Police: Man Violated Court Order by Commenting On His Own Facebook Photo
By Vanessa Miller, Reporter
IOWA CITY, Iowa - A 27-year-old Iowa City man was arrested earlier this week after authorities said he violated a restraining order by commenting about “past good times” with the alleged victim on his own Facebook page.
An order prohibiting Derek Paul Stoneking from contacting the victim in this case – including communication through any means, like third persons – was issued on June 28, according to a criminal complaint.
On Tuesday, Stoneking admitted to commenting on old photos of himself and the victim on his own Facebook profile, according to the criminal complaint. Stoneking told officers that he didn’t realize the victim would be notified of his comments “because she is no longer ‘tagged’ in the photos,” according to the complaint.
Stoneking said he didn’t intend to contact the victim and said he “was just commenting on the past good times,” the complaint states.
In addition to last week’s no contact order, Stoneking was ordered not to have contact with the victim on June 19 as part of his bond conditions in a felony willful injury causing bodily injury case.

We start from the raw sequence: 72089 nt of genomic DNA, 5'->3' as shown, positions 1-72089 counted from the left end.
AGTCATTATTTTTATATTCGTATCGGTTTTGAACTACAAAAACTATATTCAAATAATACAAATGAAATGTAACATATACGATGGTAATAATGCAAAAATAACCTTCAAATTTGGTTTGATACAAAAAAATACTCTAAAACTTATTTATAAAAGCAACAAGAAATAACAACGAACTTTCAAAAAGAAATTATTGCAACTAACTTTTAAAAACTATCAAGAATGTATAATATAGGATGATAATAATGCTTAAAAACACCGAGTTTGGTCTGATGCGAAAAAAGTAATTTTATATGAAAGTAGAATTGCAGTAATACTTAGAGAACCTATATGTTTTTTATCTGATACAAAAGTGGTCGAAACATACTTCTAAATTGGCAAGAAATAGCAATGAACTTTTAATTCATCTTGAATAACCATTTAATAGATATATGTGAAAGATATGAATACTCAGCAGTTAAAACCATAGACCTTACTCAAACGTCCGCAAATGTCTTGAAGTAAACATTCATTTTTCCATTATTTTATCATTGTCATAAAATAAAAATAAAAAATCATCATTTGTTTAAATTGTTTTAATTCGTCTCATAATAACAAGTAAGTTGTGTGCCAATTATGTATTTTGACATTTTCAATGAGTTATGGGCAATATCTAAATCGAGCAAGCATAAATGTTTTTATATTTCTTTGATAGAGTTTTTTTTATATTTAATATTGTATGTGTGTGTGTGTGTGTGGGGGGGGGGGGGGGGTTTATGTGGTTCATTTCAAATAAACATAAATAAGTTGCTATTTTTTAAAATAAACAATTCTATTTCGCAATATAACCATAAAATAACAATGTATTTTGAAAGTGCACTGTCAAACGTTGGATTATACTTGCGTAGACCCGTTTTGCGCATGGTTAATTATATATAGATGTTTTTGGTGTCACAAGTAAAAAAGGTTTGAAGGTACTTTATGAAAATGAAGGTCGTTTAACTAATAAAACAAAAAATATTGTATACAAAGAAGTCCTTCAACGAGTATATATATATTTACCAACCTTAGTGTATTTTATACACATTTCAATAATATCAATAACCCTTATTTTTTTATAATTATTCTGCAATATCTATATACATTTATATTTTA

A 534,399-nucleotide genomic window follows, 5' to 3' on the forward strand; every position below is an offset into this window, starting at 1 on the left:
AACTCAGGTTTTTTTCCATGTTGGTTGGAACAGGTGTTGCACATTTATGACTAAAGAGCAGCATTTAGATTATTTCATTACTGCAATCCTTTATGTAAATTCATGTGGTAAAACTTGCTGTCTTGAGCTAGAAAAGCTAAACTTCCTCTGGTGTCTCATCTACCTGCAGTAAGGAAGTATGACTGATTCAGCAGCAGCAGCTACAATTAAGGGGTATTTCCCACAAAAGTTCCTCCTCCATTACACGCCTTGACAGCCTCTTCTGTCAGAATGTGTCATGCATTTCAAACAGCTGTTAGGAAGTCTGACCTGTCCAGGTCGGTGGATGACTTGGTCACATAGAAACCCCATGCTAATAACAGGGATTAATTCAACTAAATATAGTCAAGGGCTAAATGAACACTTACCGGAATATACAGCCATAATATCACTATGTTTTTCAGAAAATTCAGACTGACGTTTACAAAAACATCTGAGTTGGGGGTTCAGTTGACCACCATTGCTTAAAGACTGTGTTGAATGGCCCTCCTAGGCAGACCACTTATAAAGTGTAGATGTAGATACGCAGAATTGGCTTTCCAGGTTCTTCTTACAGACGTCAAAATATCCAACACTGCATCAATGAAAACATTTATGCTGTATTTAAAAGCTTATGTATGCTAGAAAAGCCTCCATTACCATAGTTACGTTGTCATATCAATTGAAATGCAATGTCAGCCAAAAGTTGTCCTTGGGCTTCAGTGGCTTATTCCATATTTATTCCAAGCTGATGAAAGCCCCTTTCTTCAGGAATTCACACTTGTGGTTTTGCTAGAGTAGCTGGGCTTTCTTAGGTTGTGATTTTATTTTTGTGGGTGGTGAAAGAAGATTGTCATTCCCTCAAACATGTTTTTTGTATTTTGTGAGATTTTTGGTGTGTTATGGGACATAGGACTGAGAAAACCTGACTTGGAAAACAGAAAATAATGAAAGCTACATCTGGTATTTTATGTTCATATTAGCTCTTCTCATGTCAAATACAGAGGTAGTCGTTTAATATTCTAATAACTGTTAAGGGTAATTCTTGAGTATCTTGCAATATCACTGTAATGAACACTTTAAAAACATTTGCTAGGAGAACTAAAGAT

Police reported Stoneking was cooperative with officers during this week’s arrest even though he disagreed with the outcome. The victim is afraid of Stoneking, according to police.
Law enforcement officials in Eastern Iowa have said the Internet – and social media websites – are impacting the way they investigate and enforce crimes because the web, in some cases, is changing the way people commit crimes.
Because some laws have not been updated to reflect electronic communication, however, enforcement questions remain, officials said.
Johnson County District Attorney Janet Lyness said it might be difficult to prove a person violated a no contact order unless a judge specifically included electronic communication in the order.
“I have seen that in some orders, but I don’t think it’s very common,” Lyness said.
It’s also difficult to prove that just because someone posts something online they intended a victim to see it, according to Lyness.
“It would be hard to prove a violation of a no contact order that way,” she said. “It would have to be a specific post.”
Lyness said electronic communication is a growing concern among victims and prosecutors trying to enforce violations. She said victims do make reports claiming offenders are posting things or sending them messages via Facebook.
“It’s probably something that’s going to need to be addressed legislatively in the near future,” she said.
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